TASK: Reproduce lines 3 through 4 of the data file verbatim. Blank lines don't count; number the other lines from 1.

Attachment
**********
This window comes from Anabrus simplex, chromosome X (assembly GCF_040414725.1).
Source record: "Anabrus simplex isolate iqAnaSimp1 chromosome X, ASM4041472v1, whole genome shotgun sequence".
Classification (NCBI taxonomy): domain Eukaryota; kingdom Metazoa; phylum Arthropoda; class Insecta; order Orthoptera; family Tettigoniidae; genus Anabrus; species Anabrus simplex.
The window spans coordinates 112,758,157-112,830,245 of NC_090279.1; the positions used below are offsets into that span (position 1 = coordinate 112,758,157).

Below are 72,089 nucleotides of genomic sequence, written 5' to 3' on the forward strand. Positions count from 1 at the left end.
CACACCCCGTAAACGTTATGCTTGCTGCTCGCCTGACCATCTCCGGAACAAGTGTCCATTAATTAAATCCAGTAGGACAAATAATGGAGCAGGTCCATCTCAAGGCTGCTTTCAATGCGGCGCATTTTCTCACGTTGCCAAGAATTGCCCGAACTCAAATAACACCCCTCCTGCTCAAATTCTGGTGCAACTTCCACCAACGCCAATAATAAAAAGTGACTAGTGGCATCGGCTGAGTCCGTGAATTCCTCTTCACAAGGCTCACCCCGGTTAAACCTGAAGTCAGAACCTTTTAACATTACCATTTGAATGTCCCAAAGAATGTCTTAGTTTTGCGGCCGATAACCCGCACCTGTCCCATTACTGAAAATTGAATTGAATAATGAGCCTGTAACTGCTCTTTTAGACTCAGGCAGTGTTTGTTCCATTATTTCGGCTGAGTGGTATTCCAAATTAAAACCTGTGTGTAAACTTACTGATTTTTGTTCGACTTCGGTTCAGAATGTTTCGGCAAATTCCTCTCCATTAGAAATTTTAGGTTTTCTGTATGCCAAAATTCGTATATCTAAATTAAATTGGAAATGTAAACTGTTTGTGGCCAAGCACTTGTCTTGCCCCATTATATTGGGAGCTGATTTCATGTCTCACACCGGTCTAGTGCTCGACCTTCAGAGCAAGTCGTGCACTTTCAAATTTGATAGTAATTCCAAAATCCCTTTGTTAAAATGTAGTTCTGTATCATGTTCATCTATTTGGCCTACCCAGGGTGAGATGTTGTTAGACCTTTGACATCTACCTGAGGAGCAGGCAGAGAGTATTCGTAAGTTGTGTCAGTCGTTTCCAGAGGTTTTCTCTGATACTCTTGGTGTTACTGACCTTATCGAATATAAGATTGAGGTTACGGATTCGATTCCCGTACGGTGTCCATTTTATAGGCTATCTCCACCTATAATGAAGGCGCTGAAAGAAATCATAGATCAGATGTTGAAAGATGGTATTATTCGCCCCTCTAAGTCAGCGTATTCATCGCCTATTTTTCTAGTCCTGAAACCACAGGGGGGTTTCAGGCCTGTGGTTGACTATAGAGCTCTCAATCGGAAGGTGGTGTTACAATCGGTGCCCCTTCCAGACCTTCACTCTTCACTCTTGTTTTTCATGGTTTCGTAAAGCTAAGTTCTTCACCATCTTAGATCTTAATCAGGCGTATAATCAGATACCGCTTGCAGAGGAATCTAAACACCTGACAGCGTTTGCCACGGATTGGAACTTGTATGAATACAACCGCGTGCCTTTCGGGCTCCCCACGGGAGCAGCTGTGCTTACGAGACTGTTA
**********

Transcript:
Classification (NCBI taxonomy): domain Eukaryota; kingdom Metazoa; phylum Arthropoda; class Insecta; order Orthoptera; family Tettigoniidae; genus Anabrus; species Anabrus simplex.
The window spans coordinates 112,758,157-112,830,245 of NC_090279.1; the positions used below are offsets into that span (position 1 = coordinate 112,758,157).